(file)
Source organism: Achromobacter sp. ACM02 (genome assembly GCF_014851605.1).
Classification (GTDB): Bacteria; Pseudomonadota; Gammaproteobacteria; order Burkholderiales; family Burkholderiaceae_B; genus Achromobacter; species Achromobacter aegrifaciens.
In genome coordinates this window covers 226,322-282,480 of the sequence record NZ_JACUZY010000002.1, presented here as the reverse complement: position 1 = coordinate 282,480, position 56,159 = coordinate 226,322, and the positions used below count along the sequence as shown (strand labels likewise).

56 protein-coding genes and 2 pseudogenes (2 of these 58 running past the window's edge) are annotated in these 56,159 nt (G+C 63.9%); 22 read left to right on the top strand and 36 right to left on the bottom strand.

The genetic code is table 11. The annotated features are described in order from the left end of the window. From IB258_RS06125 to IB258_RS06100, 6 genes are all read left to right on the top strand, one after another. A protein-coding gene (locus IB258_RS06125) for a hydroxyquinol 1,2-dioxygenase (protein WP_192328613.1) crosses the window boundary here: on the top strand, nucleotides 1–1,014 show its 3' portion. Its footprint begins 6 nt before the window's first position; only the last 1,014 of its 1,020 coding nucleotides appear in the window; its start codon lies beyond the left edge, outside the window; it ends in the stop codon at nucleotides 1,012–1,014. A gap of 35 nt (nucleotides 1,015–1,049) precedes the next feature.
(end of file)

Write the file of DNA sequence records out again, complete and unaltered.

Source organism: Achromobacter sp. ACM02 (genome assembly GCF_014851605.1).
Classification (GTDB): Bacteria; Pseudomonadota; Gammaproteobacteria; order Burkholderiales; family Burkholderiaceae_B; genus Achromobacter; species Achromobacter aegrifaciens.
In genome coordinates this window covers 226,322-282,480 of the sequence record NZ_JACUZY010000002.1, presented here as the reverse complement: position 1 = coordinate 282,480, position 56,159 = coordinate 226,322, and the positions used below count along the sequence as shown (strand labels likewise).

56 protein-coding genes and 2 pseudogenes (2 of these 58 running past the window's edge) are annotated in these 56,159 nt (G+C 63.9%); 22 read left to right on the top strand and 36 right to left on the bottom strand.

The genetic code is table 11. The annotated features are described in order from the left end of the window. From IB258_RS06125 to IB258_RS06100, 6 genes are all read left to right on the top strand, one after another. A protein-coding gene (locus IB258_RS06125) for a hydroxyquinol 1,2-dioxygenase (protein WP_192328613.1) crosses the window boundary here: on the top strand, nucleotides 1–1,014 show its 3' portion. Its footprint begins 6 nt before the window's first position; only the last 1,014 of its 1,020 coding nucleotides appear in the window; its start codon lies beyond the left edge, outside the window; it ends in the stop codon at nucleotides 1,012–1,014. A gap of 35 nt (nucleotides 1,015–1,049) precedes the next feature.